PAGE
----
Cotton has also been known for a long time. Even Herodotus, who lived in the 5th century BC, wrote that the inhabitants of India know a plant that gives “wool” instead of fruits, whiter and softer than sheep. In ancient Egypt and ancient Greece, cotton fabrics began to spread only in a later period, and in Western Europe they gained popularity in everyday life for the first time only in the 15th century, when the “procession” of bed linen began in Europe. These were mainly Italian fabrics such as twill and calico, as well as thin, vaguely resembling cambric and muslin. However, oriental cotton fabrics were in particular demand, which was explained by the high level of development of textile production throughout the Arab East. Some existing names of fabrics originated from the names of large medieval textile centers of the East – for example, “muslin” originated from the city of Mossul, “dama” – from the city of Damascus. Cotton bed linen is strong enough (as a rule, they talk about the strength of the fiber to tear and abrasion) and wear-resistant, has good hygienic properties.
Silk (natural) is a product of the vital activity of the silkworm. Silk was not immediately used for the manufacture of bed linen: silk fabrics were known in ancient Egypt and ancient Greece quite late, and in Ancient Rome – from the 1st century AD. In the 4th century, dense silk fabrics covered with woven or embroidered patterns were made in Byzantium, known to the whole world, in particular “golden” fabrics – gold-patterned brocade, and gilded altabas. In Western Europe, silk, which appeared not earlier than the 8th century, was a luxury item. Silk towels were imported and cost fabulously expensive, so they were not yet used for the production of bed linen, but their assortment was quite large: along with softer fabrics such as dama, taffeta, kamka, fulara, crepe, kamlot, heavy brocade was widely used, and since the 16th century – velvet. brocade-type silk fabrics and soft silks began to be exported already in the 10th-13th centuries. Later, velvet (including rubbed and gold), shiny glossy satins (patterned and gold), as well as soft hugs became widespread. Silk bed linen has high elasticity combined with smoothness and good hygienic properties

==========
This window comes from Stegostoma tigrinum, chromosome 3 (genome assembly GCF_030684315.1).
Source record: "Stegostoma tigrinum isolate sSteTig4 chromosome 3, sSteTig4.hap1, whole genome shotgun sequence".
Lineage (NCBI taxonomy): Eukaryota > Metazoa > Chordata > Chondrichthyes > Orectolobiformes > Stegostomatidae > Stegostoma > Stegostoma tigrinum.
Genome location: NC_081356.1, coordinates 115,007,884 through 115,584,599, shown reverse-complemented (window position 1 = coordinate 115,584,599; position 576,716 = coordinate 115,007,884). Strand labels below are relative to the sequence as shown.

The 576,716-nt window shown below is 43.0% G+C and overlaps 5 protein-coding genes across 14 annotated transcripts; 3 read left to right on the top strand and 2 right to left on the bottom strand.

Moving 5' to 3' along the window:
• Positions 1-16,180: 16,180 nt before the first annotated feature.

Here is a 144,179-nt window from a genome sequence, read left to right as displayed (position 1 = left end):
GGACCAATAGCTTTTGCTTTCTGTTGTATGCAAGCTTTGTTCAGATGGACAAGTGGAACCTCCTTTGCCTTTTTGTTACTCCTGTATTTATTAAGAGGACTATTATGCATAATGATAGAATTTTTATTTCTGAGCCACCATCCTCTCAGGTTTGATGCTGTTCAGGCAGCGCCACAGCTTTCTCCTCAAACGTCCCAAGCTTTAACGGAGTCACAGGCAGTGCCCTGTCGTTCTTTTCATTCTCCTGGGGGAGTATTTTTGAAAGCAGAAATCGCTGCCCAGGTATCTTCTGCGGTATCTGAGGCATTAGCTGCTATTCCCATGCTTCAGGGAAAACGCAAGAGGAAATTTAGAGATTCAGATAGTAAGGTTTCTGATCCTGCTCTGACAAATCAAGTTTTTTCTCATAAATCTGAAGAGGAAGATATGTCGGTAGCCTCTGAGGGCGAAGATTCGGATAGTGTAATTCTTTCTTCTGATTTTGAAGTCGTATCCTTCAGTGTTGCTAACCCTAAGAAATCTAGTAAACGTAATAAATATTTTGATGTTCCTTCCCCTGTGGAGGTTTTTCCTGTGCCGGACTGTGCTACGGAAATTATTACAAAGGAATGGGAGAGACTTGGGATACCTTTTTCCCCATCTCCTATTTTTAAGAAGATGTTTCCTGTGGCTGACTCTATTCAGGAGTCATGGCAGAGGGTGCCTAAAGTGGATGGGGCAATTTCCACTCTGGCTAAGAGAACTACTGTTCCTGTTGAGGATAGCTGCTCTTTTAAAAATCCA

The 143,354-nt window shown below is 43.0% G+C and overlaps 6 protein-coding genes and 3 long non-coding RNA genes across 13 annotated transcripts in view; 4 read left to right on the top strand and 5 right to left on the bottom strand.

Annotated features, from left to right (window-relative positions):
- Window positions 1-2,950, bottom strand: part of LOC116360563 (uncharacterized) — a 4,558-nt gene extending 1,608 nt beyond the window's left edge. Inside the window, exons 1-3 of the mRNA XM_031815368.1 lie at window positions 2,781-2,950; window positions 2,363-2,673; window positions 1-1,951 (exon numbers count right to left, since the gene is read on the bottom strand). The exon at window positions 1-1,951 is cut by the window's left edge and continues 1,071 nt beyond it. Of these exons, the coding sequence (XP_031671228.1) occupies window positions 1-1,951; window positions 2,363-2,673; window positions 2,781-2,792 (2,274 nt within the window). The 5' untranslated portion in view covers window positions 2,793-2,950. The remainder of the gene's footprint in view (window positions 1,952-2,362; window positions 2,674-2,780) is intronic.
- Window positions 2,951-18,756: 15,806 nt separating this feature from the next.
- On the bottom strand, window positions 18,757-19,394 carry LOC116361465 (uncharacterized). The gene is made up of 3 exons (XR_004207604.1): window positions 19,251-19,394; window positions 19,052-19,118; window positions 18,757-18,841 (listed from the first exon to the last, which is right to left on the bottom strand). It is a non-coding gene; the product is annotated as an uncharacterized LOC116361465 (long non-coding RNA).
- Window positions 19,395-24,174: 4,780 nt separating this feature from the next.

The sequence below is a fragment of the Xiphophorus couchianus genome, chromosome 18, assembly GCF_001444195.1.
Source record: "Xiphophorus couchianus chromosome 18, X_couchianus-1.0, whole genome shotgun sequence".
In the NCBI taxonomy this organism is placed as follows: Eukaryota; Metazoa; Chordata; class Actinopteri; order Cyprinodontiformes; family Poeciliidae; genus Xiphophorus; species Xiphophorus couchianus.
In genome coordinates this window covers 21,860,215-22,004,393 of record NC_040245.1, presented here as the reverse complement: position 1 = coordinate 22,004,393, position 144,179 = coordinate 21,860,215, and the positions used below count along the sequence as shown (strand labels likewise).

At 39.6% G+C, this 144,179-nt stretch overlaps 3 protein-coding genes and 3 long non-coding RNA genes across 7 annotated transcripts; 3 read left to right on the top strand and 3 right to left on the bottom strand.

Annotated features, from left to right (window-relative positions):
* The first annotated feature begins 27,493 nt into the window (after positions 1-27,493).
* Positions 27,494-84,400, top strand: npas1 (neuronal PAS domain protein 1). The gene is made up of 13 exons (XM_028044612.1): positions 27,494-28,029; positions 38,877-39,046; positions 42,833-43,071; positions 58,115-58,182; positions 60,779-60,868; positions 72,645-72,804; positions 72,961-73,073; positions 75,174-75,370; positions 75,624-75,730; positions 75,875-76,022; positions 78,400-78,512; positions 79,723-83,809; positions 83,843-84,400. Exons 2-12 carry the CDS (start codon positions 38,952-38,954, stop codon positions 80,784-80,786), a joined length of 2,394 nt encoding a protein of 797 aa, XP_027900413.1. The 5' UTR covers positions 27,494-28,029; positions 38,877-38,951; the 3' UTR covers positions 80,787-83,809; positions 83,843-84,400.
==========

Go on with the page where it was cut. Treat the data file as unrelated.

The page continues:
Flax is the most ancient material, characterized by good thermal conductivity and hydrophilicity, extremely high strength and resistance to stretching. Linen fabrics have a smooth surface and therefore are not susceptible to contamination, they are easily erased. All these qualities, of course, distinguish linen bed linen. The homeland of flax is Egypt. Already 2000 years before our era, various fabrics were produced from flax there – from coarse, dense to the thinnest, translucent. The thickness of the linen thread in them could be such that 240 m of it weighed only 1 gram. Of course, linen was not used immediately as a fabric for bed linen. For example, the famous visson (a luxurious linen fabric of a special kind), even outside Egypt, was used to make loincloth skirts for the pharaohs. During the heyday of ancient Greek culture, linen fabrics also did not lose their popularity and were quite widespread. Linen fabrics were in demand in Assyria, ancient Rome, and Byzantium. In Western Europe, linen fabrics became most widespread in the Middle Ages and in the Renaissance, when the emergence of bed linen began. The Scythians who inhabited the southern regions of Russia, along with fur, leather and felt, also valued linen fabrics. In the 19th century, linen fabrics became so widespread that a special article on the punishment for the theft of linen and linen cloth or linen products was included in the judicial regulations. Since the 16th and 17th centuries, flax growing can be considered to have become a national pride